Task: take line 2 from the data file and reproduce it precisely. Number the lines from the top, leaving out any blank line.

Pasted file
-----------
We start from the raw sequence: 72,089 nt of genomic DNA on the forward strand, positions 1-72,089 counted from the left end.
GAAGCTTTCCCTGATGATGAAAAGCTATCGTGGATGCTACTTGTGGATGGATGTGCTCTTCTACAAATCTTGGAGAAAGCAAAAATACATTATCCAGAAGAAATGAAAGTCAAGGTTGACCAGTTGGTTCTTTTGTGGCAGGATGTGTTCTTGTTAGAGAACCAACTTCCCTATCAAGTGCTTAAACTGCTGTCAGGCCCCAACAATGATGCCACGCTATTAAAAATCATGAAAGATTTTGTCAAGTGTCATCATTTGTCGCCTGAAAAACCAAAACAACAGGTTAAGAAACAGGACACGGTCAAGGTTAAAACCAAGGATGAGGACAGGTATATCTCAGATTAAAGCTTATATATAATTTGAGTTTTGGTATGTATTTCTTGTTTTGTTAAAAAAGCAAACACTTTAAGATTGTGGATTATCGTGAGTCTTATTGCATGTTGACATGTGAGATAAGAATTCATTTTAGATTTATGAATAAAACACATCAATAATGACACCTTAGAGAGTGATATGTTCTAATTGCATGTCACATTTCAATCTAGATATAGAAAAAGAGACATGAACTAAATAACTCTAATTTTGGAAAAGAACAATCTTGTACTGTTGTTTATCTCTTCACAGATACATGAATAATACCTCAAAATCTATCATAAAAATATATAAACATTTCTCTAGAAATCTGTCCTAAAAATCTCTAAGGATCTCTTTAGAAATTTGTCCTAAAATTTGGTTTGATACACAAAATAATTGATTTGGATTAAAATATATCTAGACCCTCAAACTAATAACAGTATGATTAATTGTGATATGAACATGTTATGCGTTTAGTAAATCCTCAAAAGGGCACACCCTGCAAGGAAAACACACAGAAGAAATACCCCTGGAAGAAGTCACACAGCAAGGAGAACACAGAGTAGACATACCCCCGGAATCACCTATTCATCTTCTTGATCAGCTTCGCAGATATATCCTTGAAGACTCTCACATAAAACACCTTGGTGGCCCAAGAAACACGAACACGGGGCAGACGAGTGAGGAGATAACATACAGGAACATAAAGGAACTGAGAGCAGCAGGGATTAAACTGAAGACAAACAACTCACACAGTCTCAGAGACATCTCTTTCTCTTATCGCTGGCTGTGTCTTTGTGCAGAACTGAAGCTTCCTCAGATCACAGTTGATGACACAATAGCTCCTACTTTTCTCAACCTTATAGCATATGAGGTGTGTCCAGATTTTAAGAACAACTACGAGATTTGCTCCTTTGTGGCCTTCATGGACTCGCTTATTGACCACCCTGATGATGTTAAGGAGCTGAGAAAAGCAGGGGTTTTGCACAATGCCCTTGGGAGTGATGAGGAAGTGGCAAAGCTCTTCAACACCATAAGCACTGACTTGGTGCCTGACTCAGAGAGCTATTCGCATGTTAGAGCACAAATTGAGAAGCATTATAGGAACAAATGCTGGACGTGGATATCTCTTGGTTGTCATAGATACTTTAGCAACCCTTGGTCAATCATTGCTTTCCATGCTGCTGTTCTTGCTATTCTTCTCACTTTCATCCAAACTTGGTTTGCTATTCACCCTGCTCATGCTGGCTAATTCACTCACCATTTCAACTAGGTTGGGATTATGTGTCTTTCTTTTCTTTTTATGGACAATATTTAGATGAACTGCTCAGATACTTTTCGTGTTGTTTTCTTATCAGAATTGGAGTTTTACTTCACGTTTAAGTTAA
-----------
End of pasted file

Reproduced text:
GAAGCTTTCCCTGATGATGAAAAGCTATCGTGGATGCTACTTGTGGATGGATGTGCTCTTCTACAAATCTTGGAGAAAGCAAAAATACATTATCCAGAAGAAATGAAAGTCAAGGTTGACCAGTTGGTTCTTTTGTGGCAGGATGTGTTCTTGTTAGAGAACCAACTTCCCTATCAAGTGCTTAAACTGCTGTCAGGCCCCAACAATGATGCCACGCTATTAAAAATCATGAAAGATTTTGTCAAGTGTCATCATTTGTCGCCTGAAAAACCAAAACAACAGGTTAAGAAACAGGACACGGTCAAGGTTAAAACCAAGGATGAGGACAGGTATATCTCAGATTAAAGCTTATATATAATTTGAGTTTTGGTATGTATTTCTTGTTTTGTTAAAAAAGCAAACACTTTAAGATTGTGGATTATCGTGAGTCTTATTGCATGTTGACATGTGAGATAAGAATTCATTTTAGATTTATGAATAAAACACATCAATAATGACACCTTAGAGAGTGATATGTTCTAATTGCATGTCACATTTCAATCTAGATATAGAAAAAGAGACATGAACTAAATAACTCTAATTTTGGAAAAGAACAATCTTGTACTGTTGTTTATCTCTTCACAGATACATGAATAATACCTCAAAATCTATCATAAAAATATATAAACATTTCTCTAGAAATCTGTCCTAAAAATCTCTAAGGATCTCTTTAGAAATTTGTCCTAAAATTTGGTTTGATACACAAAATAATTGATTTGGATTAAAATATATCTAGACCCTCAAACTAATAACAGTATGATTAATTGTGATATGAACATGTTATGCGTTTAGTAAATCCTCAAAAGGGCACACCCTGCAAGGAAAACACACAGAAGAAATACCCCTGGAAGAAGTCACACAGCAAGGAGAACACAGAGTAGACATACCCCCGGAATCACCTATTCATCTTCTTGATCAGCTTCGCAGATATATCCTTGAAGACTCTCACATAAAACACCTTGGTGGCCCAAGAAACACGAACACGGGGCAGACGAGTGAGGAGATAACATACAGGAACATAAAGGAACTGAGAGCAGCAGGGATTAAACTGAAGACAAACAACTCACACAGTCTCAGAGACATCTCTTTCTCTTATCGCTGGCTGTGTCTTTGTGCAGAACTGAAGCTTCCTCAGATCACAGTTGATGACACAATAGCTCCTACTTTTCTCAACCTTATAGCATATGAGGTGTGTCCAGATTTTAAGAACAACTACGAGATTTGCTCCTTTGTGGCCTTCATGGACTCGCTTATTGACCACCCTGATGATGTTAAGGAGCTGAGAAAAGCAGGGGTTTTGCACAATGCCCTTGGGAGTGATGAGGAAGTGGCAAAGCTCTTCAACACCATAAGCACTGACTTGGTGCCTGACTCAGAGAGCTATTCGCATGTTAGAGCACAAATTGAGAAGCATTATAGGAACAAATGCTGGACGTGGATATCTCTTGGTTGTCATAGATACTTTAGCAACCCTTGGTCAATCATTGCTTTCCATGCTGCTGTTCTTGCTATTCTTCTCACTTTCATCCAAACTTGGTTTGCTATTCACCCTGCTCATGCTGGCTAATTCACTCACCATTTCAACTAGGTTGGGATTATGTGTCTTTCTTTTCTTTTTATGGACAATATTTAGATGAACTGCTCAGATACTTTTCGTGTTGTTTTCTTATCAGAATTGGAGTTTTACTTCACGTTTAAGTTAA